There are just 15 dental schools in the UK and you’ll need to study Dentistry at one of them to legally be able to practice as a dentist. This means that competition is fierce and you’ll need to be head and shoulders above the other applicants to get a place on a course.

The 15 UK dental schools and universities offering Dentistry courses are:

  1. Glasgow
  2. Cardiff
  3. Newcastle
  4. Manchester
  5. Queen Mary, University of London
  6. Dundee
  7. Birmingham
  8. Liverpool
  9. King's College London
  10. Leeds
  11. Bristol
  12. Plymouth
  13. Sheffield
  14. Queen’s, Belfast
  15. Central Lancashire

The first stage of becoming a Dentistry student is the application stage. You’ll need to submit your grades (predicted if you haven’t already got them) and your personal statement via the UCAS website.

Once you’ve done this and you’ve been offered a place at one of the 15 dental schools firstly, well done and secondly, it’s time to start preparing.

Here are our top tips for being successful in your Dentistry interview:

How to prepare for your Dentistry interview

Realistically you don’t have to wait until you’re offered an interview to start preparing. It’s better to think positively and prepare early than leave it until the last minute and feel rushed in your preparations.

There are four key steps to preparing for your Dentistry interview:

Think about the most common interview questions

We’ll list some common interview questions for a Dentistry course further down and then first step is to jot them down and start thinking about answers.

Most universities and dental schools will ask variants of the common questions and they’ll expect you to have a well thought out answer that clearly shows your motivation for studying Dentistry.

There’s really no excuse for poor answers to questions such as “Why do you want to study Dentistry?” or “What attracted you to this university?”

Read through your personal statement

Many interviewers will use your personal statement as a basis for some of the questions they ask you. This means you’ll need to know what you said and be prepared to expand on anything you’ve discussed or described.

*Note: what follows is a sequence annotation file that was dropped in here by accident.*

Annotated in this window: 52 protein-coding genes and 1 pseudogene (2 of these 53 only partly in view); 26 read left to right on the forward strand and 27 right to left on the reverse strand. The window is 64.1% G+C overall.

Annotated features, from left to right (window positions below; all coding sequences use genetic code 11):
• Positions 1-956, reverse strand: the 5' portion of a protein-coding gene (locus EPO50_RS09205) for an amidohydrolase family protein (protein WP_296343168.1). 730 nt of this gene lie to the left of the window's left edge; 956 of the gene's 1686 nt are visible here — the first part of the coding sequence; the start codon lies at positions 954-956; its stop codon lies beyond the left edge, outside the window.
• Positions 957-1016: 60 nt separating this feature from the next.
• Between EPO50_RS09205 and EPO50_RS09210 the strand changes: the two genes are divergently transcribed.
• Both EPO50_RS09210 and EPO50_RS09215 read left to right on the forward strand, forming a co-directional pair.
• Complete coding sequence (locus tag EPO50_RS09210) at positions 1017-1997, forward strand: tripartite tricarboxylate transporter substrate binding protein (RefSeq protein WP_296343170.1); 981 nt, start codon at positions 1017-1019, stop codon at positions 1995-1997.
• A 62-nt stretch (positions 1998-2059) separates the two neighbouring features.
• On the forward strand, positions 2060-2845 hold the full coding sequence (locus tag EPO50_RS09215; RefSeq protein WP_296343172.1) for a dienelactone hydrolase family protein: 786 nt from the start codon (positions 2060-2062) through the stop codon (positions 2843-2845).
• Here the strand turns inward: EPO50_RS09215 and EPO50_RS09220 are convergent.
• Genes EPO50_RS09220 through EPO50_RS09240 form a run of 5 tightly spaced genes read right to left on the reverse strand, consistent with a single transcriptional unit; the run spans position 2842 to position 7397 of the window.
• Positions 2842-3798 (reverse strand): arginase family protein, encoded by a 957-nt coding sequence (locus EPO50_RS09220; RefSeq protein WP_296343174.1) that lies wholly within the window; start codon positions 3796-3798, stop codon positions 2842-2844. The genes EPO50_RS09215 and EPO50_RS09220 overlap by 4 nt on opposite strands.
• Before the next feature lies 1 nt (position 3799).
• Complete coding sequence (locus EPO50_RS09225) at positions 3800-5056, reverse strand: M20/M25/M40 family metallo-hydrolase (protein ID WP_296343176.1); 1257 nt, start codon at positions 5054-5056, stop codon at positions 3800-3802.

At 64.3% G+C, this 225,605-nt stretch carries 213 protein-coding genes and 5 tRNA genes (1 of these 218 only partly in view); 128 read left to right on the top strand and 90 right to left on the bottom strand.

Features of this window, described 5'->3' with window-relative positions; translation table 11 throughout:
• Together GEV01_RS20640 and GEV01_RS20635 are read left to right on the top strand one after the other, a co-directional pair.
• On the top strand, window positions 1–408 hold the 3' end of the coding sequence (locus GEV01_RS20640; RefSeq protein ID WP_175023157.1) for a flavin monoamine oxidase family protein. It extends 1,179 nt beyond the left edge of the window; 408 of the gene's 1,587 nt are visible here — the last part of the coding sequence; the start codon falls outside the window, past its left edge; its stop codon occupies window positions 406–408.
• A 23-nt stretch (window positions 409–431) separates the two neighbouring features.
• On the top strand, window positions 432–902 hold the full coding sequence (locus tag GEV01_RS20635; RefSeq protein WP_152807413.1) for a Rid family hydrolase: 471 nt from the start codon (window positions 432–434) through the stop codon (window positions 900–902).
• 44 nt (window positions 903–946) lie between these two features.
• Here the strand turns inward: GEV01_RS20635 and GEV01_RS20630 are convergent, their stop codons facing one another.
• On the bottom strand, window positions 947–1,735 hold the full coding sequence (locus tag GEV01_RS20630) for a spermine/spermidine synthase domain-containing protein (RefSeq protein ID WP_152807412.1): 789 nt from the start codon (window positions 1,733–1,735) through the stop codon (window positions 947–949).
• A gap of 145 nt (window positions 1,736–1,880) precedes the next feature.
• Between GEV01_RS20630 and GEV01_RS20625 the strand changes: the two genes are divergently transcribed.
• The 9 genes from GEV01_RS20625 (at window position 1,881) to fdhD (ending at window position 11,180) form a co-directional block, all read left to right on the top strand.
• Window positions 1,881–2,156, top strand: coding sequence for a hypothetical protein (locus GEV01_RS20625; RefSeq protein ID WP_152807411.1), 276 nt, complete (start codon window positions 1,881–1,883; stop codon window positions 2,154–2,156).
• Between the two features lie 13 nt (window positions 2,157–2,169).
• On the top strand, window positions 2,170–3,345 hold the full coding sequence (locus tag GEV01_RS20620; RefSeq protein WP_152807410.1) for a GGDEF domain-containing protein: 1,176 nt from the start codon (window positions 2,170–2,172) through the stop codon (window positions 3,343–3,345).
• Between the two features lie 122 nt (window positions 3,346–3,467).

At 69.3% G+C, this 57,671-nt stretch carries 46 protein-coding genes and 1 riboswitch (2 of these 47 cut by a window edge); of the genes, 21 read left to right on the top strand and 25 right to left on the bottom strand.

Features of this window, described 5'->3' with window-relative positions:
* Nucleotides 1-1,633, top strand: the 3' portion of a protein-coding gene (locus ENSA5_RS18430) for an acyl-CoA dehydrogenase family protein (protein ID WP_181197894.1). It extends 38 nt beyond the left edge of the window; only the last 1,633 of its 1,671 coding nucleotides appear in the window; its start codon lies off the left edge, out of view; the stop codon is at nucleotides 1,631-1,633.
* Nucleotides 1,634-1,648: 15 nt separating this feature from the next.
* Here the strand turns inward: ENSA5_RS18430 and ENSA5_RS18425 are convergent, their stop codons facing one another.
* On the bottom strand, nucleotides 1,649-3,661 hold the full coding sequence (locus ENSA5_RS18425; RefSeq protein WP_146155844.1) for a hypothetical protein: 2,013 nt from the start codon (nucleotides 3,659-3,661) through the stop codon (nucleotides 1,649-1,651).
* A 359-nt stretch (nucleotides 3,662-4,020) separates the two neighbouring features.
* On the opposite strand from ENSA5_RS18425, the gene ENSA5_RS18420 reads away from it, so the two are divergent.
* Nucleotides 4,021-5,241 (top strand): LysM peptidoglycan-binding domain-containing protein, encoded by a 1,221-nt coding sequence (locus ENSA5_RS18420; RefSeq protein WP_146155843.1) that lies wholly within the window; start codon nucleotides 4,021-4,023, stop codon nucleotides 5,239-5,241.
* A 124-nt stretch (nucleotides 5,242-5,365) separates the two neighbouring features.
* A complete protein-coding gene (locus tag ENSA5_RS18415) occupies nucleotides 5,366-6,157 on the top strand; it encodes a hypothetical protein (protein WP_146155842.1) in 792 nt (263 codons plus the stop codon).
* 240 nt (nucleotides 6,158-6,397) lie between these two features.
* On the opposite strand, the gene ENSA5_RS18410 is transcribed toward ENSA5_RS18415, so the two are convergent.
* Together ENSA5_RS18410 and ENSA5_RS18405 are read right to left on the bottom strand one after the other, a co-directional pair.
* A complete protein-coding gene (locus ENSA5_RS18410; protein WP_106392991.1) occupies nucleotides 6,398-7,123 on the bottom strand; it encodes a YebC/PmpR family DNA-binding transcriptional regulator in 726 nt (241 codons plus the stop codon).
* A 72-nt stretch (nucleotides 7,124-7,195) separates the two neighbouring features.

Bare this in mind when you’re writing your personal statement and leave yourself room to discuss situations, experiences, or examples. If you tell the admissions tutor absolutely everything in your personal statement you’ll just end up repeating yourself in your interview.

Thoroughly research the university you're interviewing with

If you don’t do thorough research then you’ll be caught out by the “Why do you want to study at this university?” question.

Talk about the particular aspects of the course that interested you, such as awards they’ve won or research they’ve been commended for.

Then move on and talk about the university as a whole and the student experience. A university’s social media pages are a good place to get an idea of what current students enjoy about a university and university town.

Don't memorise your answers

Although preparation is everything, don’t prepare so much that you memorise your answers.

It’s better to have an idea in your mind of what you want to say, with some key points to support your answer, rather than have a stock answer for every question.

An interview is about finding out what you’re like as a person. The interviewer(s) doesn’t want robotic answers or to hear you churning sentences that sound like something you read on the internet.

What are some common interview questions for a Dentistry course?

Here are some of the most common interview questions asked to prospective Dentistry students:

  • Why do you want to study Dentistry?
  • Why did you apply to this university?
  • What qualities should a dentist have?
  • What are the negative aspects of Dentistry?
  • Why is research important to science and how is this related to Dentistry?
  • Tell us an example of how you cope with stress?
  • What work experience do you have in Dentistry?
  • Do you think your own dentist is good at communicating with patients?
  • What can you tell me about preventative Dentistry?
  • What is Orthodontics?
  • Why do dentists recommend the fluoridation of water supplies?
  • What are the arguments against fluoridation of water supplies?
  • How would you organise a campaign to improve dental health?
  • How are NHS dentists funded? Is it the same for GP’s?
  • Should dental treatment be free on the NHS?
  • What articles have you read recently about Dentistry?
  • What can you bring to this Dental School?
  • What is the difference between tooth erosion and tooth decay?
  • What can you tell us about modern advances in Dentistry?
  • Why do you think so many NHS dentists are going private?
  • Why do you want to study Dentistry rather than Medicine?
  • What are the differences between private and NHS Dentistry?
  • What is the role of the General Dental Council?